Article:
Q. What should I look for when buying fruit juice? For example the “100% pure and natural orange juice” says it contains 0% Vitamin C. How is that possible? Another one provides 100% Vitamin C but from the list of ingredients we see that Vitamin C is actually added.
A. The USDA considers a half cup of fruit juice equivalent to a serving of fruit but I have my doubts. Processed fruit juice–even 100% juice–is a distant second to fresh whole fruit in terms of its nutritional value.
For one thing, fruit juice is a very concentrated source of sugar and calories. All the fiber, which slows the absorption of the sugars in whole fruit, has been removed.
Secondly, many (most?) of the naturally-occurring nutrients are lost during processing, pasteurization, and storage. As you found, manufacturers may compensate for this by adding nutrients back to the juice after the fact. You could get the same benefit from taking a vitamin C capsule.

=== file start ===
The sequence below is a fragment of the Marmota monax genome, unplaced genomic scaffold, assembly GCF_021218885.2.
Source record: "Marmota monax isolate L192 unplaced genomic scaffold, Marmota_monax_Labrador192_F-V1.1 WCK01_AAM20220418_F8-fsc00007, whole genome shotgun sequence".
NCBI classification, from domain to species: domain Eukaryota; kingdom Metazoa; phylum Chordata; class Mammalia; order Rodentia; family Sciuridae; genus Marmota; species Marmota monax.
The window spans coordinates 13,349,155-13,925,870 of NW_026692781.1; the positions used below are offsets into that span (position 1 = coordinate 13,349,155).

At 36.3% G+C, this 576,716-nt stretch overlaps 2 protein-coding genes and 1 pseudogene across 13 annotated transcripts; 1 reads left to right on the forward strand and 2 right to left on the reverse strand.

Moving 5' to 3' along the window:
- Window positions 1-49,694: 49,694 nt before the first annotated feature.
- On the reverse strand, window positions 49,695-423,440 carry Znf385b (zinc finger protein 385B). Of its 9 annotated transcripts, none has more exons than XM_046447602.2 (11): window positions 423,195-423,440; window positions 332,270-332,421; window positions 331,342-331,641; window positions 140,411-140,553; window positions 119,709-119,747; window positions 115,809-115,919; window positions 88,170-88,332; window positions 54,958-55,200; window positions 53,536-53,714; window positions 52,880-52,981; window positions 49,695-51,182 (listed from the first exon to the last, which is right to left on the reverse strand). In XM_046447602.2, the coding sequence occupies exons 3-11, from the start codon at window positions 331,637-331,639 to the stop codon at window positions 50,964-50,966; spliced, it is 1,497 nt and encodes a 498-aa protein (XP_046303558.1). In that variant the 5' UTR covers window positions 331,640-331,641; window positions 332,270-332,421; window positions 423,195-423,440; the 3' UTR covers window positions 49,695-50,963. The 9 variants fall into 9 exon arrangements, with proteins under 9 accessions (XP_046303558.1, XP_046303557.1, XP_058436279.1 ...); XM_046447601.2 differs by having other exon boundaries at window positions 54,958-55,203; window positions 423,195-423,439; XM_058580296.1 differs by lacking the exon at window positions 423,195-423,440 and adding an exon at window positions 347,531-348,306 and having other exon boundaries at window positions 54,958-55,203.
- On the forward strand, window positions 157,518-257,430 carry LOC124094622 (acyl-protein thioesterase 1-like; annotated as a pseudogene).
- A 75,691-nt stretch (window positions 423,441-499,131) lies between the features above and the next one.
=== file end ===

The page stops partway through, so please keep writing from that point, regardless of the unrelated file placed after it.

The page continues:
Nutritionally, I’d rank processed fruit juice only slightly higher than soda and other sweetened beverages.
If you choose to drink fruit juice, consume it in moderation. Freshly-prepared juice (made from whole fruit with a juicer and consumed immediately) preserves more of the antioxidants. But for the full nutritional benefits of fruit, I think you’d be far better off consuming whole fresh fruit–and drinking water!